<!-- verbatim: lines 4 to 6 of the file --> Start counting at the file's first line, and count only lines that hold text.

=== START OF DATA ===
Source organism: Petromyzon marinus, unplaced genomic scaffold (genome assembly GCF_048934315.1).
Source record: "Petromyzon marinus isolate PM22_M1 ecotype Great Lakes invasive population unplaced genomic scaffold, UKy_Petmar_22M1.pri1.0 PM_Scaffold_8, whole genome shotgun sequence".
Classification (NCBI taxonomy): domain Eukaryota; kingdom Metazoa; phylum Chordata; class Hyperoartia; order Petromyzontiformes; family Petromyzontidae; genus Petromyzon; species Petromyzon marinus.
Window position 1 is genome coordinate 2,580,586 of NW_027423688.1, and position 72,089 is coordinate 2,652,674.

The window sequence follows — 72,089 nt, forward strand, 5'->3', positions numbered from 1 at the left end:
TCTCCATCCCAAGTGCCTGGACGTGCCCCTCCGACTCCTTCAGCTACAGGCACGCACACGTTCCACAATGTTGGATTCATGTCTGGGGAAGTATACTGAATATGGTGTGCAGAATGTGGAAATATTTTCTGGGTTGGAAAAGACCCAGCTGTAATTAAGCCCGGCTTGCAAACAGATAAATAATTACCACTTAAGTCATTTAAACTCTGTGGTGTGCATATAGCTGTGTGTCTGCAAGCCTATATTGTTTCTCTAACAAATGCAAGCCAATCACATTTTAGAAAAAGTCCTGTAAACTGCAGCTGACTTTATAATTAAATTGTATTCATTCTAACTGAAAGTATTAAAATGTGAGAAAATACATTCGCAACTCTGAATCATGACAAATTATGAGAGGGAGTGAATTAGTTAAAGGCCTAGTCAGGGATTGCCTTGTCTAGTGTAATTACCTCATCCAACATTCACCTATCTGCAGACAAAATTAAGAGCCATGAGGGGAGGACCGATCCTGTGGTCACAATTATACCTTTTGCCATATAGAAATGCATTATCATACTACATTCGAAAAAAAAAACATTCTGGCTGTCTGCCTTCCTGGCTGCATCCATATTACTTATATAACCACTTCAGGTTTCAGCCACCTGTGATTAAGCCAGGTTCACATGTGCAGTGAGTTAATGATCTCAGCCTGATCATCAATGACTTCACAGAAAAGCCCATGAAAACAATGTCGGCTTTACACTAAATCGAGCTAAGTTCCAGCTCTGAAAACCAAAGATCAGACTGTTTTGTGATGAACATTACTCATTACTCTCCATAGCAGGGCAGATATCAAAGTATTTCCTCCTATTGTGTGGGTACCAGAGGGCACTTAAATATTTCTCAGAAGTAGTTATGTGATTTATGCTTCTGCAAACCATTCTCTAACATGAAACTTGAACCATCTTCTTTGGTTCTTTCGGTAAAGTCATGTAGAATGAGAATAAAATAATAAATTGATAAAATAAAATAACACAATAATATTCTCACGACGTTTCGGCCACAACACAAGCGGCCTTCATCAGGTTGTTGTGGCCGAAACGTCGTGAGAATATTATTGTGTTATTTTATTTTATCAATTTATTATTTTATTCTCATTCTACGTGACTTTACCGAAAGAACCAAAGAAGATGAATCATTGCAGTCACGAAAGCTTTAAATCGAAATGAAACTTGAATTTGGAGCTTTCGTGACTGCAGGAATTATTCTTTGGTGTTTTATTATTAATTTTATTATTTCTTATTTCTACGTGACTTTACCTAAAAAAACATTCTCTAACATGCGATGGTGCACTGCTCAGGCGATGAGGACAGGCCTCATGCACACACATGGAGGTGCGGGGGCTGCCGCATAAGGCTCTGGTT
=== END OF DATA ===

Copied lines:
Window position 1 is genome coordinate 2,580,586 of NW_027423688.1, and position 72,089 is coordinate 2,652,674.

The window sequence follows — 72,089 nt, forward strand, 5'->3', positions numbered from 1 at the left end:
TCTCCATCCCAAGTGCCTGGACGTGCCCCTCCGACTCCTTCAGCTACAGGCACGCACACGTTCCACAATGTTGGATTCATGTCTGGGGAAGTATACTGAATATGGTGTGCAGAATGTGGAAATATTTTCTGGGTTGGAAAAGACCCAGCTGTAATTAAGCCCGGCTTGCAAACAGATAAATAATTACCACTTAAGTCATTTAAACTCTGTGGTGTGCATATAGCTGTGTGTCTGCAAGCCTATATTGTTTCTCTAACAAATGCAAGCCAATCACATTTTAGAAAAAGTCCTGTAAACTGCAGCTGACTTTATAATTAAATTGTATTCATTCTAACTGAAAGTATTAAAATGTGAGAAAATACATTCGCAACTCTGAATCATGACAAATTATGAGAGGGAGTGAATTAGTTAAAGGCCTAGTCAGGGATTGCCTTGTCTAGTGTAATTACCTCATCCAACATTCACCTATCTGCAGACAAAATTAAGAGCCATGAGGGGAGGACCGATCCTGTGGTCACAATTATACCTTTTGCCATATAGAAATGCATTATCATACTACATTCGAAAAAAAAAACATTCTGGCTGTCTGCCTTCCTGGCTGCATCCATATTACTTATATAACCACTTCAGGTTTCAGCCACCTGTGATTAAGCCAGGTTCACATGTGCAGTGAGTTAATGATCTCAGCCTGATCATCAATGACTTCACAGAAAAGCCCATGAAAACAATGTCGGCTTTACACTAAATCGAGCTAAGTTCCAGCTCTGAAAACCAAAGATCAGACTGTTTTGTGATGAACATTACTCATTACTCTCCATAGCAGGGCAGATATCAAAGTATTTCCTCCTATTGTGTGGGTACCAGAGGGCACTTAAATATTTCTCAGAAGTAGTTATGTGATTTATGCTTCTGCAAACCATTCTCTAACATGAAACTTGAACCATCTTCTTTGGTTCTTTCGGTAAAGTCATGTAGAATGAGAATAAAATAATAAATTGATAAAATAAAATAACACAATAATATTCTCACGACGTTTCGGCCACAACACAAGCGGCCTTCATCAGGTTGTTGTGGCCGAAACGTCGTGAGAATATTATTGTGTTATTTTATTTTATCAATTTATTATTTTATTCTCATTCTACGTGACTTTACCGAAAGAACCAAAGAAGATGAATCATTGCAGTCACGAAAGCTTTAAATCGAAATGAAACTTGAATTTGGAGCTTTCGTGACTGCAGGAATTATTCTTTGGTGTTTTATTATTAATTTTATTATTTCTTATTTCTACGTGACTTTACCTAAAAAAACATTCTCTAACATGCGATGGTGCACTGCTCAGGCGATGAGGACAGGCCTCATGCACACACATGGAGGTGCGGGGGCTGCCGCATAAGGCTCTGGTT